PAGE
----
Time is a precious commodity. No one gets more time than they spend on it, but time that is not spent well cannot be retrieved. Unfortunately, most of us feel that we don’t have enough time, and often blame it for poor financial results, bad relationships, and insufficient exercise. Instead of blaming time, you can start by practicing time management. This will help you find the time you need to do all of the things you want to accomplish.
One method of time management involves eliminating tasks that don’t add any value to your life. Peter Drucker wrote 39 books on organizational behavior and social responsibility, and predicted many of the developments that would come about in the twenty-first century. He coined the term “knowledge worker” and foresaw the development of the information society. James McKay published the first book on time management in 1958. Both authors advocate the use of a system of daily tasks that you can follow to manage your time more effectively.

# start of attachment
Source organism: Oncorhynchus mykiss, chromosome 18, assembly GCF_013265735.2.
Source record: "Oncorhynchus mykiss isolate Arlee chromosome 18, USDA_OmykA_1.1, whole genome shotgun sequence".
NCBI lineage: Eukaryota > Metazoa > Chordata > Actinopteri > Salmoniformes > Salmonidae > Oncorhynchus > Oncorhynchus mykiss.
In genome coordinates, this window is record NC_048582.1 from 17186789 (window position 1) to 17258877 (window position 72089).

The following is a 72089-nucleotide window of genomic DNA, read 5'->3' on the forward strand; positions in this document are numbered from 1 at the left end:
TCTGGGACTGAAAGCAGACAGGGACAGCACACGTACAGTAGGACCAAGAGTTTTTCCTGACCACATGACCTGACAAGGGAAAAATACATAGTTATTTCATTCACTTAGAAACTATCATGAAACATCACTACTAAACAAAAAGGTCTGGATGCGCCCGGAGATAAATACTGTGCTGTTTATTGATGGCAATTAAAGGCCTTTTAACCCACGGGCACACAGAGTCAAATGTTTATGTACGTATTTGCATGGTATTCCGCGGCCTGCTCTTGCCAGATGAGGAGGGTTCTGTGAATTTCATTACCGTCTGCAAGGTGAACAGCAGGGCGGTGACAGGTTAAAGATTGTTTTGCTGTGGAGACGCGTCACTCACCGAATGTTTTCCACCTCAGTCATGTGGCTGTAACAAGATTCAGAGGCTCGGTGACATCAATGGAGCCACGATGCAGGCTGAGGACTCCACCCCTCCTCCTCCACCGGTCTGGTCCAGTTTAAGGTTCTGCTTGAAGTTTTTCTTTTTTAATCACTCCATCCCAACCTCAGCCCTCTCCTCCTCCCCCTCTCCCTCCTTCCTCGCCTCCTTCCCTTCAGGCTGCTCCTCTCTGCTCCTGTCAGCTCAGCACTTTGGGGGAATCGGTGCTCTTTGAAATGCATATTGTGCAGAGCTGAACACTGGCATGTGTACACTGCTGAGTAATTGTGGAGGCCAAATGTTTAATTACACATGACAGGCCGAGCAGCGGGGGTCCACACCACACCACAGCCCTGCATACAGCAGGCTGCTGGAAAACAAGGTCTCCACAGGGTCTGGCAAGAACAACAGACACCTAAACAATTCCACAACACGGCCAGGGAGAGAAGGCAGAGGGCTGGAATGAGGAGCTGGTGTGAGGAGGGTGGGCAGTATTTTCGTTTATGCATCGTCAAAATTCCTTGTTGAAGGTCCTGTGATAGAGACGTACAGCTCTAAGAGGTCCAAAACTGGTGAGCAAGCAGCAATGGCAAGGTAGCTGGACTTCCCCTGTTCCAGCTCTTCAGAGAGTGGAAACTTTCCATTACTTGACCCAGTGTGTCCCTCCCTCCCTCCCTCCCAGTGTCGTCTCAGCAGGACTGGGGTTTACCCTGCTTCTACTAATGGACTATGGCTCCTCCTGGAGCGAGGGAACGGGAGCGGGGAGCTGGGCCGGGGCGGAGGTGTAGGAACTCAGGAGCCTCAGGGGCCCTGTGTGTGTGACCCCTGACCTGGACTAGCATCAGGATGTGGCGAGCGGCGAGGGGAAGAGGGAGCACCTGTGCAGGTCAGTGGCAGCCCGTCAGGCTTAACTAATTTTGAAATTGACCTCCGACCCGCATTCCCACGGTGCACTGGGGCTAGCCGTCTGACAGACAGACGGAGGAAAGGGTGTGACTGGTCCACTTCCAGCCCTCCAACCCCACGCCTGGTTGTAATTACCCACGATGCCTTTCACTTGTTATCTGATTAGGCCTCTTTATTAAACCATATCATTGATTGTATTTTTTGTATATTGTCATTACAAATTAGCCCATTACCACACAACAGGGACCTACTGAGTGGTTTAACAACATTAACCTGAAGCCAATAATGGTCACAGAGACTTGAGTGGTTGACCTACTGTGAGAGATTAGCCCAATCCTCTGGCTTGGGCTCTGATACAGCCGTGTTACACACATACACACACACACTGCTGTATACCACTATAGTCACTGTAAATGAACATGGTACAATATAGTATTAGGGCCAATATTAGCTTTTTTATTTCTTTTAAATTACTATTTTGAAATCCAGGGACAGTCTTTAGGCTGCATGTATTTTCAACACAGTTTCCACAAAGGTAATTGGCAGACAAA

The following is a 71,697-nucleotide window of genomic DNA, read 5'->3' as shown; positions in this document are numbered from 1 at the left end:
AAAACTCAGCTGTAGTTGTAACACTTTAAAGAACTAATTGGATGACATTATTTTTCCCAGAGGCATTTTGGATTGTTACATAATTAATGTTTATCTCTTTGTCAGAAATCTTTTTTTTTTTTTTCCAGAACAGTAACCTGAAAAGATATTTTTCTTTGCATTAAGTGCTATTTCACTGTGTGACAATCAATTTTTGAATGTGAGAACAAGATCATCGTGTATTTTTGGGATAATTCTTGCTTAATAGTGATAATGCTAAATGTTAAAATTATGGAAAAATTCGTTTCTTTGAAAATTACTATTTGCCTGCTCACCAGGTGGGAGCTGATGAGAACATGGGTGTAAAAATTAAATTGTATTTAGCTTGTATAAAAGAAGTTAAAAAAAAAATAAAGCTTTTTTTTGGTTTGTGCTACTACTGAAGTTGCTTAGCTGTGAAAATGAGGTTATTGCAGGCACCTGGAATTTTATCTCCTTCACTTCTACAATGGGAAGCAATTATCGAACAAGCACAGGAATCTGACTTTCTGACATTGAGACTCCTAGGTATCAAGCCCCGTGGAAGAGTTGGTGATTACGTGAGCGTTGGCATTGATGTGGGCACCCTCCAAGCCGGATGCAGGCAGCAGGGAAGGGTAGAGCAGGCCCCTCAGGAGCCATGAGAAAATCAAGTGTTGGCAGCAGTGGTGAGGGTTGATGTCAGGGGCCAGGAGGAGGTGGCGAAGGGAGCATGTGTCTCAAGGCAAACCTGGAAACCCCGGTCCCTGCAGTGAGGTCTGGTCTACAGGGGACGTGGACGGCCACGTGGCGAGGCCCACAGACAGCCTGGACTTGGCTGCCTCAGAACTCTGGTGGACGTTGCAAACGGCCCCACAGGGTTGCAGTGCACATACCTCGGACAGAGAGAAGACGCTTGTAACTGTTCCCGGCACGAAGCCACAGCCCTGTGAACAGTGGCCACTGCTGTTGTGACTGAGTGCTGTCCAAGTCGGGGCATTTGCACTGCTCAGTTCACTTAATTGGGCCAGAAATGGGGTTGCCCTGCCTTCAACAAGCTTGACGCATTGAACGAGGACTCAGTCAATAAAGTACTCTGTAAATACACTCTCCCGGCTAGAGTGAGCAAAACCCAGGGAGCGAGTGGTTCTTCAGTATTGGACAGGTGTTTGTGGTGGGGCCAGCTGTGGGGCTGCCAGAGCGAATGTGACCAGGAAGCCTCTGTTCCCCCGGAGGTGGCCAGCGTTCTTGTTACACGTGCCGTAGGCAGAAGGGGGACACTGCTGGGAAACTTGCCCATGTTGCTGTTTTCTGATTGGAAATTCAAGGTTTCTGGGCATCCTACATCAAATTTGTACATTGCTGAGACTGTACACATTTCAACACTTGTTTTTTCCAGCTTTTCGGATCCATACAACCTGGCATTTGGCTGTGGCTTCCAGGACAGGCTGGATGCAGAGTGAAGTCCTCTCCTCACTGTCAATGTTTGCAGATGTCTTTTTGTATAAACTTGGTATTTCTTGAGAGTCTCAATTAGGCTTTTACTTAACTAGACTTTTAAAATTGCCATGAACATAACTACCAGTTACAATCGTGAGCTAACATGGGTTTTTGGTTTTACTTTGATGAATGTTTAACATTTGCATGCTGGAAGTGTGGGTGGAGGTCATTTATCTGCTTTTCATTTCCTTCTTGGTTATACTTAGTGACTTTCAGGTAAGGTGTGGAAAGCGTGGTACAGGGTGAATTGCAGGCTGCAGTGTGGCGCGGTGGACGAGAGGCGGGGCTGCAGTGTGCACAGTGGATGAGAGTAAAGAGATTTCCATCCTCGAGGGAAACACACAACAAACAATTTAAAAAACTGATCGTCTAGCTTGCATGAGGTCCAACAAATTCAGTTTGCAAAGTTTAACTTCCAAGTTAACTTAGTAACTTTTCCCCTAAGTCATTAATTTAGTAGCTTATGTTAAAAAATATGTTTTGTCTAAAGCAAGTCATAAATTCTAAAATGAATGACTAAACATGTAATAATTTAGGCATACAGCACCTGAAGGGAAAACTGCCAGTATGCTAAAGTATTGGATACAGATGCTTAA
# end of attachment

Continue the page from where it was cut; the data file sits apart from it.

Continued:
Another strategy of time management involves scheduling small tasks for long commutes or waiting periods. You should limit the time you schedule for non-productive activities to three-fourths of the day. In addition to scheduling tasks, you should also leave time to be creative. By setting priorities, you will be able to manage your time effectively and achieve more at work and at home. In the long run, successful time management will lead to greater personal happiness and fulfillment, as well as more accomplishments and a more fulfilling life.